At 1221, I picked their 20 oz Rib Steak dry-aged 28 days steak.  There’s something that we all need to know: when you go to such upscale steakhouse, in Montreal, the dry-age period does not reflect  on the price as it logically can be the case at some places abroad, or perhaps elsewhere in Canada:  logically,  the older cuts are the priciest. Not in Montreal steakhouses. On the flip side, you can end up with a 40 days the same way you can get a 20 days dry-aged steak (28 days minimum at 1221), for the same price. I was lucky at 1221, on this visit:  my cut was dry-aged for easily around 40 days, and it therefore was a  more flavored than, say, the one I had the day before at the Q. Both the Q and 1221, during this visit, served their rib steak with garlic. So, I’d recommend you order a side dish to go along. In this instance, I ordered their onions rings (7/10 good onion rings, large in size, prepared properly but I think I have to get used to the fact that less salt/spice  is better for health. It was a healthy serving of onion rings. But still, for  someone like me who enjoys big bold strong flavors, the climax was nowhere to be found). The steak itself:  can’t complain since it was cooked precisely, and the resting carefully timed. A 7.5/10 for me (both the Q and 1221 not altering the steak flavor with superfluous flavor-enhancement, which is what you should  expect   from a top steakhouse indeed, but their mix of steak spicing –they lay a bit of  that on their steaks —  is one that is not a secret recipe…so if you are looking for the next mysterious/revolutionary steak seasoning, you might have to knock at other doors ). UPDATE, MAY 2014:  this place is now closed (replaced by Bier Mrkt)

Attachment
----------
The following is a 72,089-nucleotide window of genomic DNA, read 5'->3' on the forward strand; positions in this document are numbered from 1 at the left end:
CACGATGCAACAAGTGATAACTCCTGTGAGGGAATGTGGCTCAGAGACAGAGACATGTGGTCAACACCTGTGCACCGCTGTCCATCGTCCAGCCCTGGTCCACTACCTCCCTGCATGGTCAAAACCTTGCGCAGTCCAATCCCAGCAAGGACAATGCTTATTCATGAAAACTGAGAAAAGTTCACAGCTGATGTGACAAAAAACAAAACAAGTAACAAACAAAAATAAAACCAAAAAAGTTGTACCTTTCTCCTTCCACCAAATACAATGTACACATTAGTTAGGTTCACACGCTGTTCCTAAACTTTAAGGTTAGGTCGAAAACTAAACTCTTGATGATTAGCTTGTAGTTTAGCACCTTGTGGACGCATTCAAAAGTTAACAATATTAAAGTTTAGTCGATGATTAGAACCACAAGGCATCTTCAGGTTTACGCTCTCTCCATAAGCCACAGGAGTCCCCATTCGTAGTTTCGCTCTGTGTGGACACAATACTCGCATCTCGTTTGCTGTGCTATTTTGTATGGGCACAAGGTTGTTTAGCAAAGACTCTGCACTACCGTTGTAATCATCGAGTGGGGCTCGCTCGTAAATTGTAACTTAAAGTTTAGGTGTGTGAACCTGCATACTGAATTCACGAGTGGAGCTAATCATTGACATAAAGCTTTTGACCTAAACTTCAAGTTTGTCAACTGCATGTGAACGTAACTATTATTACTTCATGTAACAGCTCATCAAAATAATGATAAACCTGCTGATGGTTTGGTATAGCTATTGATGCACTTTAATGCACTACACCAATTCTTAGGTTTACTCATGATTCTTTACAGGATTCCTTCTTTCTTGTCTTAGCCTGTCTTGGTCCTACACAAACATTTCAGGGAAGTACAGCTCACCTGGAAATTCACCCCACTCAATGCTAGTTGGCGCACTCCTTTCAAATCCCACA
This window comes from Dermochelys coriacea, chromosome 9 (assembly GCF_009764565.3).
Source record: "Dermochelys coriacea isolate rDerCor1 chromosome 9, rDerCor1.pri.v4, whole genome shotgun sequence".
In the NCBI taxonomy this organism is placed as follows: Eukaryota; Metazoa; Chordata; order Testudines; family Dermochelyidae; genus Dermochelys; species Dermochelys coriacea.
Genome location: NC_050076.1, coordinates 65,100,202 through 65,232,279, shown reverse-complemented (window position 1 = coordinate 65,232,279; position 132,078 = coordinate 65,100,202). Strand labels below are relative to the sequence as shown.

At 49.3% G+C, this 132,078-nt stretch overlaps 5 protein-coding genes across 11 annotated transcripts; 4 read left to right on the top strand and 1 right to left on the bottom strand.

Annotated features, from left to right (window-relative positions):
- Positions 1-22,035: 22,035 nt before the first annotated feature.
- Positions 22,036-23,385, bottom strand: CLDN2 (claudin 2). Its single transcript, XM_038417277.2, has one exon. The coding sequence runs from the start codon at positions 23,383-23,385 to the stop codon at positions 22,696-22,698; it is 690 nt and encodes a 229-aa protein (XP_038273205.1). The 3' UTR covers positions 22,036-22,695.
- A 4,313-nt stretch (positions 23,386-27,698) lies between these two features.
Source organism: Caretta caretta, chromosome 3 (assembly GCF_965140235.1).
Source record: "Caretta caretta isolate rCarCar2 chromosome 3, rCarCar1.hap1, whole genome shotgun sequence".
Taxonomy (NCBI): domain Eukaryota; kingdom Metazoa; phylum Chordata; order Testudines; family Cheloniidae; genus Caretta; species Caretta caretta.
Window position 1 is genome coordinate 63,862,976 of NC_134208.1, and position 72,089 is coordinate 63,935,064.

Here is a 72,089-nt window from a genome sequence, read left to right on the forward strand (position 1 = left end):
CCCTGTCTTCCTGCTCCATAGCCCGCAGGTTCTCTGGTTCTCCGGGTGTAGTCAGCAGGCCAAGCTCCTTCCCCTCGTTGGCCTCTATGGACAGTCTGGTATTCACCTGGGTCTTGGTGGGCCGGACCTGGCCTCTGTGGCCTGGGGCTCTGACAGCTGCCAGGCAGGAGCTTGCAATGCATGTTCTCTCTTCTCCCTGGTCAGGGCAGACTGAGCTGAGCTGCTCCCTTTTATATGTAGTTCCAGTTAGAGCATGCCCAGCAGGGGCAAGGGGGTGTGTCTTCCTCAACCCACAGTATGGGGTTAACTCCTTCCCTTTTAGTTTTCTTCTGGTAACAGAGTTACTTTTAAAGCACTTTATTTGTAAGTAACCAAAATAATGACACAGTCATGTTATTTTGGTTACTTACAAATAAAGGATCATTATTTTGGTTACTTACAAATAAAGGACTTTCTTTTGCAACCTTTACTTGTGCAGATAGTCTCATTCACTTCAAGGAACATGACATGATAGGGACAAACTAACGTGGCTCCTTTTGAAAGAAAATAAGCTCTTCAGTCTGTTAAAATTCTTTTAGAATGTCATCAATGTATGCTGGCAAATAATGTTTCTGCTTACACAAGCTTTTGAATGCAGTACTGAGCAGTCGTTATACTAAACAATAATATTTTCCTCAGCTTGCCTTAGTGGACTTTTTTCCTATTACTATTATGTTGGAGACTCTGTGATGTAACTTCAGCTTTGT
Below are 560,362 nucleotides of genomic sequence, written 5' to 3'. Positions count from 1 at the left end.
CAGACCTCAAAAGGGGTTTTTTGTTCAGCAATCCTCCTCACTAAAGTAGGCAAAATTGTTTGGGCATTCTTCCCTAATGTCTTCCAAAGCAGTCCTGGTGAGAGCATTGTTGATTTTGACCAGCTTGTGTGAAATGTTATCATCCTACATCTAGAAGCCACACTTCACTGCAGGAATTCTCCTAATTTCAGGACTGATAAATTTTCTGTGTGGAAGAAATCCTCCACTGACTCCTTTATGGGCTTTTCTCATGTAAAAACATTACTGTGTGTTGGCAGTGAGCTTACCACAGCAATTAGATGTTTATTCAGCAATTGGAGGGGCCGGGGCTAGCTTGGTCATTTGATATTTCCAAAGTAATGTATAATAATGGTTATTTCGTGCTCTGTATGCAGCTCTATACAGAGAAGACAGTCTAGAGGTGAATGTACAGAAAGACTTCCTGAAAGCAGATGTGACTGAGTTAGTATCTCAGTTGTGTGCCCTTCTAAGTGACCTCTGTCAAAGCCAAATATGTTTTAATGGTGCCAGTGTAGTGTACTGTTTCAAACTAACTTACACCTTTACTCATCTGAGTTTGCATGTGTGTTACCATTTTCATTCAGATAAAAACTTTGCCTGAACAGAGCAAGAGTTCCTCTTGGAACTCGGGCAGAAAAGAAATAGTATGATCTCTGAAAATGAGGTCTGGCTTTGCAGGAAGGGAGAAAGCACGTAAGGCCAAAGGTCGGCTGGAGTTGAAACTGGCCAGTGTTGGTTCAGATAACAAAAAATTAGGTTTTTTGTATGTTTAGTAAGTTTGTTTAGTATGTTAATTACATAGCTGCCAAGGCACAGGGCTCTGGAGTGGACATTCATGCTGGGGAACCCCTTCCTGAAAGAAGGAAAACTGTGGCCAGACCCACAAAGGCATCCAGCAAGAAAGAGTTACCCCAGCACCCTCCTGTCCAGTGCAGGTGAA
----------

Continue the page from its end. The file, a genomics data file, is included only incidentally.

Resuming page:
Factsheet – The steak I had on this meal at the 1221:
20 oz bone-in rib steak (They don’t call it LOU’s CUT)
Breed: Black Angus
Dry or wet aged? Dry
Grade: USDA Prime
Upon visual inspection, indeed this  had proper USDA Prime marbling distribution.
Of course, USDA Prime is not only about marbling, but this was the element I could realistically factor as a diner looking at  his steak
From: Colorado, US
Aged: Easily more than 40 days (for the cut I was having)
Corn? Grass? Matters less than factors such as the breed and skills/care of the farmer,but this was corn-finished and as such, it only makes sense that cattles feed mostly on grass.
Buttery flavor (Poor>Decent>Fair>Good>Great>Exceptional): Good to Great
Juiciness      (Poor>Decent>Fair>Good>Great>Exceptional): Fair
tenderness     (Poor>Decent>Fair>Good>Great>Exceptional): Good to great
Timing         Proper timing/ the steak was not rushed to the table upon cooking